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Napa Valley Unified School District superintendent responds to criticism of school schedule

Napa Valley Unified School District superintendent responds to criticism of school schedule

  • Updated

In response to “We deserve better from the school district,” (Jan. 21) I wish to clarify the facts and share the reasons and rationale behind the decision for the revised 2020-21 school calendar, which was approved by the Board of Education on Thursday, Jan. 16.

We are not losing any instructional time in the school year. These decisions were made specifically to ensure that no closure days are done so at the expense of days in the classroom. As has been the case since the 2003-2004 school year, the fall semester has always had fewer days than the spring semester due to our families’ strong desire to finish the fall semester before Winter break while not having school start too early in August.

It’s true that American Government and Economics are semester length classes (which is the only high school course in this situation), and I am addressing this by working with each high school principal to find creative ways we can accommodate all students.

New school schedules and days off impact family schedules in many ways and we don’t take these decisions lightly. We take every effort to balance the many interests at stake, but we recognize that no matter what decision we make, it will not please everyone.

For the 2020-21 school year, we are responding not only to the days lost due to fire, smoke and PG&E's power shut-offs in Napa, but also to California state educators, who have strongly urged all school districts to have firm makeup plans in place now for cancellations to ensure they can be reimbursed for class time.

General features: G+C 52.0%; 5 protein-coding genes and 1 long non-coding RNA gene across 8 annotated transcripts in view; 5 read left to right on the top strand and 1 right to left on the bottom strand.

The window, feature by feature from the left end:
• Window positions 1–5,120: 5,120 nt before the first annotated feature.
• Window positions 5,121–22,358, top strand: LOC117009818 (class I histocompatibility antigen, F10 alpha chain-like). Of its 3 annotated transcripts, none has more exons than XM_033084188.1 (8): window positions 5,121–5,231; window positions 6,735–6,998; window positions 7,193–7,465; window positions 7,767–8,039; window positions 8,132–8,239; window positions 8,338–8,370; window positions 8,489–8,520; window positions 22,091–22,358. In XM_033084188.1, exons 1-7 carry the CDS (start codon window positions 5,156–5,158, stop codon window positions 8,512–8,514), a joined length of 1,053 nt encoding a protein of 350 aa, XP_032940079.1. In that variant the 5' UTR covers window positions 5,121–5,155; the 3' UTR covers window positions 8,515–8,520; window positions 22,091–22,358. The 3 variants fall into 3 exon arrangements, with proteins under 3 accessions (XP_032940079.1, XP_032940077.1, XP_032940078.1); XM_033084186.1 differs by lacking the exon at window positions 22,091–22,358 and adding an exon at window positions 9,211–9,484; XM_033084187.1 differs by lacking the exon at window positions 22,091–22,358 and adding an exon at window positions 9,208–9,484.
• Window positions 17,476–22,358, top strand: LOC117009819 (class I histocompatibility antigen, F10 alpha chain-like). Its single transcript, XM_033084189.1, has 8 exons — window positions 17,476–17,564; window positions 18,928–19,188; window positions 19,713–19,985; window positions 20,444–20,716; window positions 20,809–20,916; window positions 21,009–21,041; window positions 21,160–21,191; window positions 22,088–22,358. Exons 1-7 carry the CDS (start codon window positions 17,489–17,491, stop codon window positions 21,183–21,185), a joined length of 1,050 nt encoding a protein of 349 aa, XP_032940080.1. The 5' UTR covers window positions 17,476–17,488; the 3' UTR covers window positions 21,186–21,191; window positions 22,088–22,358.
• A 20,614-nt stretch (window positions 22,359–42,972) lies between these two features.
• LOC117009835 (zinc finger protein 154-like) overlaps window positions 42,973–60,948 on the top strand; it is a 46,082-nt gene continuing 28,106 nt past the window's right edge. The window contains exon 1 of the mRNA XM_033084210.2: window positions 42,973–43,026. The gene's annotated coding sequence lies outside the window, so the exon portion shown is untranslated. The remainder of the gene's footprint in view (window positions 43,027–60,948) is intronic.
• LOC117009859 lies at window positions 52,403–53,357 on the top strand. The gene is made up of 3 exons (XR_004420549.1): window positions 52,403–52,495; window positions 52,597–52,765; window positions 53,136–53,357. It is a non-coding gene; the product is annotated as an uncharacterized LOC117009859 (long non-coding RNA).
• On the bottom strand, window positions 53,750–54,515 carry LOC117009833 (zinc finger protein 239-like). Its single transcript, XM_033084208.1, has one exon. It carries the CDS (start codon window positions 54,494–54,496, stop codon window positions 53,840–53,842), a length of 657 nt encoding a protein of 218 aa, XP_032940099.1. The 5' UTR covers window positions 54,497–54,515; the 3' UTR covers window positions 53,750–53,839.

Due to the somber reality of fire danger and power outages that take place in October and November, the fall semester has become extremely unpredictable, forcing us to look to spring as the time frame to “make up” potential lost days.

That said, we are committed to finding the right balance between those who prefer longer winter breaks, and those who feel the summer break should start earlier. For this reason, we are organizing a community advisory committee to analyze and recommend solutions for how to account for fire-season school closures in 2021-22 and beyond. We will be alerting the community and seeking volunteers when this is established.

Like our neighboring school districts and families in California, we’re all facing a new normal. At NVUSD, we always make decisions with the most important element at the forefront, which is to ensure a safe and productive environment for our students to thrive and learn.

Rosanna Mucetti


Napa Valley Unified School District

Editor's note: This letter has been modified to reflect a additional comment the author wished to make, but which was submitted too late to be included in the printed edition on Jan. 28.

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